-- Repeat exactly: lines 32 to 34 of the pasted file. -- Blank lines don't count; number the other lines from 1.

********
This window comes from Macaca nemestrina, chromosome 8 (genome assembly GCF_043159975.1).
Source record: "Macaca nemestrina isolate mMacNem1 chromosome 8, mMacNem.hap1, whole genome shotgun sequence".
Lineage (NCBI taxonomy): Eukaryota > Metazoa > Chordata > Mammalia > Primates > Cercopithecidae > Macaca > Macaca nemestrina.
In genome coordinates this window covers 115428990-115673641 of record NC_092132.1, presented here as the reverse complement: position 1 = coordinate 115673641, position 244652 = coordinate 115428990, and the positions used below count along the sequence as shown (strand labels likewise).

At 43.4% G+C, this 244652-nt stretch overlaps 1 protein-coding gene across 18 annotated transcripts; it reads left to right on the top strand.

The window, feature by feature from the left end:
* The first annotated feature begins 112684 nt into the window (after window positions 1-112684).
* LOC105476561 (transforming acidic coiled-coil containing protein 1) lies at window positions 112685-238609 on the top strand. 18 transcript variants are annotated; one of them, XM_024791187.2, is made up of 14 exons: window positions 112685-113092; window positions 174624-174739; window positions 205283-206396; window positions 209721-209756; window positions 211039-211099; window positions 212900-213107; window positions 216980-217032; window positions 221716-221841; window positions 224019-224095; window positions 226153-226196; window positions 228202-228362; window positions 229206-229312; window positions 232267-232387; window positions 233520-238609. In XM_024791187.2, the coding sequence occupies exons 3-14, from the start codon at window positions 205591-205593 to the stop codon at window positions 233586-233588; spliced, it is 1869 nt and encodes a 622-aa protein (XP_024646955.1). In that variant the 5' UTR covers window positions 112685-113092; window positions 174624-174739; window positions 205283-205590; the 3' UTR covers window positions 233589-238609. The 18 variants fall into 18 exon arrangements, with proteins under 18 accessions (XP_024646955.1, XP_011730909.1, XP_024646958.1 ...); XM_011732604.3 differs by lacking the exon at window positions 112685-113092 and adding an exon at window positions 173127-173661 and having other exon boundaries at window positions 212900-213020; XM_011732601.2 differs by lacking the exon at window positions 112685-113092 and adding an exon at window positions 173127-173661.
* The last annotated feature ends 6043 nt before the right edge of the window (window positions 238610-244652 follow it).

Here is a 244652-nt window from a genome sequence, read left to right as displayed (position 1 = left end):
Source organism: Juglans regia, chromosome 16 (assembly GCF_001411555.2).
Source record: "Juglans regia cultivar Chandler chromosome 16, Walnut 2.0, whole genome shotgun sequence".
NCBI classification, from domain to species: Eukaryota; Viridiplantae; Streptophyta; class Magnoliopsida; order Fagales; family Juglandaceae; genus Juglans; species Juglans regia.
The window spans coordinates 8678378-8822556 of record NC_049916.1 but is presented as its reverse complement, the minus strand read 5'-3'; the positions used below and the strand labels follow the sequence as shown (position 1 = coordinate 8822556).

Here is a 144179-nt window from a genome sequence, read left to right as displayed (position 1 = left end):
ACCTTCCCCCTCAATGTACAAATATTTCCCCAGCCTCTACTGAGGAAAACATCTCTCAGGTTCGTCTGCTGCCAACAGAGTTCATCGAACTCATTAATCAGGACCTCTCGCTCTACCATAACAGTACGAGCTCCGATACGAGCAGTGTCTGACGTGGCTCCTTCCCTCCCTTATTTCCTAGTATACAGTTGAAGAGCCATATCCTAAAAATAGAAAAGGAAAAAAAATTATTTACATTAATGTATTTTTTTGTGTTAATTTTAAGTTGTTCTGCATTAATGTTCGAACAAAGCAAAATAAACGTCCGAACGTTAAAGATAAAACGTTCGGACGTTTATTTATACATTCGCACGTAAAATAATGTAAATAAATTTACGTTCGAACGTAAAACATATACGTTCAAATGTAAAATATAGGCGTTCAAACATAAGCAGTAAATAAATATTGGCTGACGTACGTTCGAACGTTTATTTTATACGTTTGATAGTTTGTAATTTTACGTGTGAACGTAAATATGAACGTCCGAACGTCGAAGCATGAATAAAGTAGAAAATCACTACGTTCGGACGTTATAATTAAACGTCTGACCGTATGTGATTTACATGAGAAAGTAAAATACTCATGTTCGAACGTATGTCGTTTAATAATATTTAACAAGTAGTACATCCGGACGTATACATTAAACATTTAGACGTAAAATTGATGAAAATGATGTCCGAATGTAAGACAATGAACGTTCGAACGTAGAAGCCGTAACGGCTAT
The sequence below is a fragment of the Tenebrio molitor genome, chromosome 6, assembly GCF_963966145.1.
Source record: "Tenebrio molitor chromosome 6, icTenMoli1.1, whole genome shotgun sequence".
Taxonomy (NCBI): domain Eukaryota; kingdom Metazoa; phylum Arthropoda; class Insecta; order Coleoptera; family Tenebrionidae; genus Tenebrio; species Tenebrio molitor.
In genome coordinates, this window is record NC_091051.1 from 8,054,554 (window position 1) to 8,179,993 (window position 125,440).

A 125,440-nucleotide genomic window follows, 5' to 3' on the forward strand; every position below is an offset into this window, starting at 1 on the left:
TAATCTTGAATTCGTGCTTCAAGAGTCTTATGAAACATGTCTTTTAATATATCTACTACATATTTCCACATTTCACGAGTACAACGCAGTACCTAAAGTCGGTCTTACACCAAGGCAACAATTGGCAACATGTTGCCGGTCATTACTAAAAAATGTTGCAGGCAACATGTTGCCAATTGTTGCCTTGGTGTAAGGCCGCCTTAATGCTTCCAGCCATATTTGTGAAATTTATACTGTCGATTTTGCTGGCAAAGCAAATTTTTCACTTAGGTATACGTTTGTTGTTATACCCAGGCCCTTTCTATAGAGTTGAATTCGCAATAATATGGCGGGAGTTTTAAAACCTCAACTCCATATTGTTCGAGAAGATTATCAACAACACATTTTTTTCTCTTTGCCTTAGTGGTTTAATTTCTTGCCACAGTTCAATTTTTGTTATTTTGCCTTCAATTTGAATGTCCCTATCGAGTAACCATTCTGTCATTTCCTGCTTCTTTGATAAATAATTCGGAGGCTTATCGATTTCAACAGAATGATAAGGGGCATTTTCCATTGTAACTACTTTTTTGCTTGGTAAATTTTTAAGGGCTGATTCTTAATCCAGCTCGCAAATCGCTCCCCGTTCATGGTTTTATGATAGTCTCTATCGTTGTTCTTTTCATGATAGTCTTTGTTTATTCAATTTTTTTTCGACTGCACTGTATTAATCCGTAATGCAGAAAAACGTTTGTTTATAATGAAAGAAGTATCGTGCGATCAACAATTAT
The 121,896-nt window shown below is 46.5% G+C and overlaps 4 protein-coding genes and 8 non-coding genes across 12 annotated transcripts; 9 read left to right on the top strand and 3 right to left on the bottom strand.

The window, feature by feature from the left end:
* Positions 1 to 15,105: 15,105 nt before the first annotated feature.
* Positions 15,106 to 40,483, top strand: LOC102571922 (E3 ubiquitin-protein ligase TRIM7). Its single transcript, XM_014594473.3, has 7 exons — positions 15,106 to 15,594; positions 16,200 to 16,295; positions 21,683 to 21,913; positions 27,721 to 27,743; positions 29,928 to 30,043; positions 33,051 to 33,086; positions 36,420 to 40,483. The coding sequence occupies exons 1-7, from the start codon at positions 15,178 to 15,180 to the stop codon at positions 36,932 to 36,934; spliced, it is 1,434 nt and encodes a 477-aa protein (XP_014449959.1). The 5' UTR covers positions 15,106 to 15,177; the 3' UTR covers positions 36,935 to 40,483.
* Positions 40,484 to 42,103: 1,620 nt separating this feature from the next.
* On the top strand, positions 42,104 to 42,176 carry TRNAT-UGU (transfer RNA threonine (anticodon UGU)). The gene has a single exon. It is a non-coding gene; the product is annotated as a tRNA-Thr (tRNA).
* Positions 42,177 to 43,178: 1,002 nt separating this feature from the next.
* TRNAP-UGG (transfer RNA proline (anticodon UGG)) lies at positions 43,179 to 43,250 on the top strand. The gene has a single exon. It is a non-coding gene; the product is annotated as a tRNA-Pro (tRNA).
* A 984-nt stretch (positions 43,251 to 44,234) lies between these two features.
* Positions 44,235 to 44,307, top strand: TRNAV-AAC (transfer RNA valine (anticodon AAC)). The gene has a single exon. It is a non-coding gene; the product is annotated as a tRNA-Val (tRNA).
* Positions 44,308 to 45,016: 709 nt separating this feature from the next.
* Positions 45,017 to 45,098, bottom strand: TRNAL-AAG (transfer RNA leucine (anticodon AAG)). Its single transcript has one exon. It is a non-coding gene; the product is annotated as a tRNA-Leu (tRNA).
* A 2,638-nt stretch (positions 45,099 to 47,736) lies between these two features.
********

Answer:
* Positions 44,235 to 44,307, top strand: TRNAV-AAC (transfer RNA valine (anticodon AAC)). The gene has a single exon. It is a non-coding gene; the product is annotated as a tRNA-Val (tRNA).
* Positions 44,308 to 45,016: 709 nt separating this feature from the next.
* Positions 45,017 to 45,098, bottom strand: TRNAL-AAG (transfer RNA leucine (anticodon AAG)). Its single transcript has one exon. It is a non-coding gene; the product is annotated as a tRNA-Leu (tRNA).